Sleep paralysis is a disorder we all have experienced at least once, even if we remember about it or not. Have you ever woke up in the middle of the night, absolutely terrified , enable to move or to talk? This phenomenon is known as sleep paralysis. It also gives you the sensation that there is someone in the room, or you can hear voices and see things, which makes the situation a lot more creepier.
Here are 9 facts about different aspects of sleep paralysis:
Studies revealed that people who are stressed, exhausted or sleep-deprived are more liable to experience sleep paralysis. Still, after many researches, the scientists haven’t found an explanation for this phenomenon.
2. There is no real danger
Even if you suffer from this kind of horrific disorder and you woke up terrified, there is no danger, actually. There haven’t been reported deaths till now, so it doesn’t cause physical injuries to your body. All you have to do, if you’ll ever experience something like this is to stay positive.
3. Losing body control
One of the strangest facts about sleep paralysis is the inability of moving your hands, your legs or even your facial muscles. This can last from 20 seconds to a few minutes.
4. History of sleep paralysis
It seems that sleep paralysis date back to the 10th century. This phenomenon was first noticed by a Dutch physician in 1664. It was the case of a 50-yeard-old woman and the physician diagnosed with thus, saying she’s suffering from nightmares. These kind of situations were called thus till 19th century, when it was renamed as sleep paralysis.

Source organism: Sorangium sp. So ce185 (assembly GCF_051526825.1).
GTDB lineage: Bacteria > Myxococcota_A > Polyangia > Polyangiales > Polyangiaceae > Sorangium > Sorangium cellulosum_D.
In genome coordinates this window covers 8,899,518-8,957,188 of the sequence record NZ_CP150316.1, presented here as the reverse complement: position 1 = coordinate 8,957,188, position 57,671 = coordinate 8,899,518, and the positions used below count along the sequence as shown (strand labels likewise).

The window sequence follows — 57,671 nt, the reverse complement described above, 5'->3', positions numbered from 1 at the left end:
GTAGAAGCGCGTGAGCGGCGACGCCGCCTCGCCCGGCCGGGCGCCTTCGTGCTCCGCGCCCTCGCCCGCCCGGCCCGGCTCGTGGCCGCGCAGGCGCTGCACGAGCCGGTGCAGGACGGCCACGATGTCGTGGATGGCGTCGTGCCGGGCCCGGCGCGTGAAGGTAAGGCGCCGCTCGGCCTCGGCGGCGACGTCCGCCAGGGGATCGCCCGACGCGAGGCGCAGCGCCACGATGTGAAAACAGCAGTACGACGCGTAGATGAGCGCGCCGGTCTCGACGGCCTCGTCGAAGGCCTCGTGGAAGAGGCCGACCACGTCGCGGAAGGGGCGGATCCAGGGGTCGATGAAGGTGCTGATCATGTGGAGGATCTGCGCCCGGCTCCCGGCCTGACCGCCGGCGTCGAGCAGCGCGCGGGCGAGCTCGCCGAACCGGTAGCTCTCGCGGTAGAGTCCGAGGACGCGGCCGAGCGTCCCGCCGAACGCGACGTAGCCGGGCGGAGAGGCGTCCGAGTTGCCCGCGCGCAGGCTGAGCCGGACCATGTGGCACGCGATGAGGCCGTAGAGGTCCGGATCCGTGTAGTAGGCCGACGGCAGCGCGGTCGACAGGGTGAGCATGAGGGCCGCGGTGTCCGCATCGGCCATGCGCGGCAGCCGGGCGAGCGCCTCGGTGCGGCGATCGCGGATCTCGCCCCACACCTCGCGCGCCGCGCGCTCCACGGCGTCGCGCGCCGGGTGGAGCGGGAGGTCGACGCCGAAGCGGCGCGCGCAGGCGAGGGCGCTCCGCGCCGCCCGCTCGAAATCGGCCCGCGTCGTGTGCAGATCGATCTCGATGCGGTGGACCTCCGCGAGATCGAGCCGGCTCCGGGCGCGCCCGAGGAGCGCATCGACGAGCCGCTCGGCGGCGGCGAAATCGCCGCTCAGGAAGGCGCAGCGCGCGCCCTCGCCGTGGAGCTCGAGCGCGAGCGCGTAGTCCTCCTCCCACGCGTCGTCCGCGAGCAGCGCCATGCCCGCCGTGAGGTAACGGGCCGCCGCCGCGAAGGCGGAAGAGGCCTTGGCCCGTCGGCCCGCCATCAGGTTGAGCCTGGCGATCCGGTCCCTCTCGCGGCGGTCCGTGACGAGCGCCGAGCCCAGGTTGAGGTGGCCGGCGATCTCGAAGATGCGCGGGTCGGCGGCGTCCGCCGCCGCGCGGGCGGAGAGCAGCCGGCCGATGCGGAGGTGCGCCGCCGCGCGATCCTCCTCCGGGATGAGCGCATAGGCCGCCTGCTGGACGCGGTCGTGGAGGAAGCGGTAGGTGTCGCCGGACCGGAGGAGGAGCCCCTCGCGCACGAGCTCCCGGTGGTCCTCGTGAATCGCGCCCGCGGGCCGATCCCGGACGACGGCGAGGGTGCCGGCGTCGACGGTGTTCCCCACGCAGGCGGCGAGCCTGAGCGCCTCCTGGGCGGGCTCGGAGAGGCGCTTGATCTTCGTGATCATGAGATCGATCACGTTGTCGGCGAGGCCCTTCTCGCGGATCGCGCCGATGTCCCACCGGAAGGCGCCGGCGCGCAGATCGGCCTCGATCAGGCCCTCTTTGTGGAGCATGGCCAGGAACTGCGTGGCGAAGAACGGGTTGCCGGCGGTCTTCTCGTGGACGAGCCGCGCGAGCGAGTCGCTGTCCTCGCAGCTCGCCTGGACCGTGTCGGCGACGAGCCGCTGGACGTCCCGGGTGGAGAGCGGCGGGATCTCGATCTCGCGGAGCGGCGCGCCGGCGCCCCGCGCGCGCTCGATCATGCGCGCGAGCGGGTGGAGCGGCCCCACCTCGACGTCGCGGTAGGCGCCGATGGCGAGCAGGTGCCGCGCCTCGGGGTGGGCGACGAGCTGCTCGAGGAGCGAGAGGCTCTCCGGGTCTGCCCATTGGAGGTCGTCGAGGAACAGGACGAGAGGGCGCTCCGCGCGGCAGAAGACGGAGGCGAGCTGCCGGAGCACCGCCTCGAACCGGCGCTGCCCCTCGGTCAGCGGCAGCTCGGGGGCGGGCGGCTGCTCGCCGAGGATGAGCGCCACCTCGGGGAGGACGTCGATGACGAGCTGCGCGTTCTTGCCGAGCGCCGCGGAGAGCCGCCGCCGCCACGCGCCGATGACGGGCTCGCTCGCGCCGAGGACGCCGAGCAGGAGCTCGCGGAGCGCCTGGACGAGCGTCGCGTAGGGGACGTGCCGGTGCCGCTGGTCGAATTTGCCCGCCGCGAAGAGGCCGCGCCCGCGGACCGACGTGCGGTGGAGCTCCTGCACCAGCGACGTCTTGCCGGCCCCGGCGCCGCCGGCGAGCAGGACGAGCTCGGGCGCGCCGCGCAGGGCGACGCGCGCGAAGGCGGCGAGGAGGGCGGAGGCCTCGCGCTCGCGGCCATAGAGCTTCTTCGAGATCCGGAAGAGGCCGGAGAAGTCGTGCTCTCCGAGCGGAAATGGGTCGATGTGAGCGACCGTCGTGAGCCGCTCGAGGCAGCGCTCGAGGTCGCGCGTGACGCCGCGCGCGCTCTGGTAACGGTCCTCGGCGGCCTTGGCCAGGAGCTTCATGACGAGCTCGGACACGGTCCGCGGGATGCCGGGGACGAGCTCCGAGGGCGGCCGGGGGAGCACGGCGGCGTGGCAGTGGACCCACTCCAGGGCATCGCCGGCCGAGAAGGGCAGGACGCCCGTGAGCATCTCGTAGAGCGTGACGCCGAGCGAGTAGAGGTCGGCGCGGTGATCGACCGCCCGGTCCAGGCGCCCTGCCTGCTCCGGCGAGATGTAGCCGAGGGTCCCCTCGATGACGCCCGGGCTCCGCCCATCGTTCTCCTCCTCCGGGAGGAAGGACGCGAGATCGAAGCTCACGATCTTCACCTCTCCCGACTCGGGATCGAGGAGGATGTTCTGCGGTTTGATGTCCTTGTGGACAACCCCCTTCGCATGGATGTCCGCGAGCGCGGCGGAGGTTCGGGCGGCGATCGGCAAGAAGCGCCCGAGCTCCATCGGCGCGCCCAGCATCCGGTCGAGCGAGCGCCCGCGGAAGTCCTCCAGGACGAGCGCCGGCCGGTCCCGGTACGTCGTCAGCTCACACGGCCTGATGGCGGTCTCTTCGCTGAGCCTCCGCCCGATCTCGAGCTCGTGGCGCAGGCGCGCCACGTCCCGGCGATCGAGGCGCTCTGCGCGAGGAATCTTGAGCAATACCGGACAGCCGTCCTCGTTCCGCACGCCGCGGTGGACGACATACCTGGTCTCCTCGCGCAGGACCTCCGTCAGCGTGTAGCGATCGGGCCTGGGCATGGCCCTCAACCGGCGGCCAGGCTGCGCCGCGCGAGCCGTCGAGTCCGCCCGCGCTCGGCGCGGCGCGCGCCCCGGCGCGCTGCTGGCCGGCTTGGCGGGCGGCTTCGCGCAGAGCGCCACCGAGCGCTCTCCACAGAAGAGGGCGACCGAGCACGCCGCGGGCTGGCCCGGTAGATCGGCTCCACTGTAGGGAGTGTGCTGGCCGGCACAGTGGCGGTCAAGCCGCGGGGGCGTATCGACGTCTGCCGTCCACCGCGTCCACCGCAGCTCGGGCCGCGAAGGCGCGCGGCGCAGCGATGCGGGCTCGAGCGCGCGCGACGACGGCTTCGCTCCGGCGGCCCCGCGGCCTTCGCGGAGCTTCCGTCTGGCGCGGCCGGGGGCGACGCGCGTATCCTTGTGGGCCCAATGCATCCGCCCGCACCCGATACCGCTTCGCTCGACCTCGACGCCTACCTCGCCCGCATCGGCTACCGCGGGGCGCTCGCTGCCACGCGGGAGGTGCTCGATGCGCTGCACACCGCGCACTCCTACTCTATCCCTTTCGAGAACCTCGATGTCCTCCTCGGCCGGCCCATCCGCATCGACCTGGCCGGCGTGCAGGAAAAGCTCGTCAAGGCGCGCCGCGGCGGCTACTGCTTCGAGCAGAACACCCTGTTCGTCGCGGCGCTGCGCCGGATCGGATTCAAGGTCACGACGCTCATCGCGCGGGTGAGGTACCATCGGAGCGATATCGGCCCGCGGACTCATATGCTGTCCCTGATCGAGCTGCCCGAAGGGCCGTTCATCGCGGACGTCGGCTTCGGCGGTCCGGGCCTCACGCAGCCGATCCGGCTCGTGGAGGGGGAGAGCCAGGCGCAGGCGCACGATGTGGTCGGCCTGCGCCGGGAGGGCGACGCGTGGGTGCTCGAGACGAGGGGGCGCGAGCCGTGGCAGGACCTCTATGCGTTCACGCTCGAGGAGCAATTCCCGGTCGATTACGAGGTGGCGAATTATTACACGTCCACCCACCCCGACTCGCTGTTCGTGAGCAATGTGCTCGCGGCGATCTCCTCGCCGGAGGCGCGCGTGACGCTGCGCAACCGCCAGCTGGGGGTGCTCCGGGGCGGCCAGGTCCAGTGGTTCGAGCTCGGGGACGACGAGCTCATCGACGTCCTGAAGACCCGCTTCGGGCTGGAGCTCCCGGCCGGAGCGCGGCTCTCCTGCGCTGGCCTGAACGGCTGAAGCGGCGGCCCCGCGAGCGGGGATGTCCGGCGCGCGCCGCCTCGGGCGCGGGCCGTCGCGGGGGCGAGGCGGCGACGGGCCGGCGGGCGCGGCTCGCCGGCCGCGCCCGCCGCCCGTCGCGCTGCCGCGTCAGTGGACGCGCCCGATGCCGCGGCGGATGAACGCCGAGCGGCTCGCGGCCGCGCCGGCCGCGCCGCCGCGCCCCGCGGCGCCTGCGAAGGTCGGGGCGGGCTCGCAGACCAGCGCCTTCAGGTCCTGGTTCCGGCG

5. Not a disease
It could happen to anyone and they studies proved that this is not a disease. The majority of the people have experienced sleep paralysis at least once and the intensity of it varies from person to person.
The effects of sleep paralysis include bad dreams and hallucinations. In any case, these are not like the visuals that you see during your sleep, when your eyes are closed. These happens when your mind is awake and in alert and makes the situation more scary. More then that, the inability of moving or screaming increases the anxiety level.
7. How it occurs
Sleep paralysis occurs when your are falling asleep or when you’re waking up. It occurs when the body can’t make the transition into the REM sleep (Rapid Eye Movement Sleep). So depending in which of these two sleep phases it’s happening, the paralysis could be “hypnagogic,” when you’re falling asleep or “hypnopompic” when you’re waking up.
8. The feeling of dying
Sleep paralysis is generally joined by a sentiment add up to misery or fear. It is nearly just as you are gradually kicking the bucket. This outcomes in a sentiment alleviation when you at last wake up practically as though you became alive once again.
“I had my first sleep paralysis when I was in high school. I was a Freshman or Sophomore. I fell asleep at my desk while studying. Suddenly, I became aware of my surroundings. I could see my desk and book. My mom walked in and moved stuff around. I tried to call out to her, but I couldn’t. I couldn’t move my body either.” This is what a man who experienced the paralysis shared.
9. The scientific explanation
During your sleep, the brain sends a charge to your muscled to relax and go into a condition of loss of motion known as Atonia. This has a tendency to confine your physical developments in your fantasies which help keep your body from any outside damage. During dreams, Atonia does not occur legitimately and as an effect muscles are still moving and the mind remains asleep.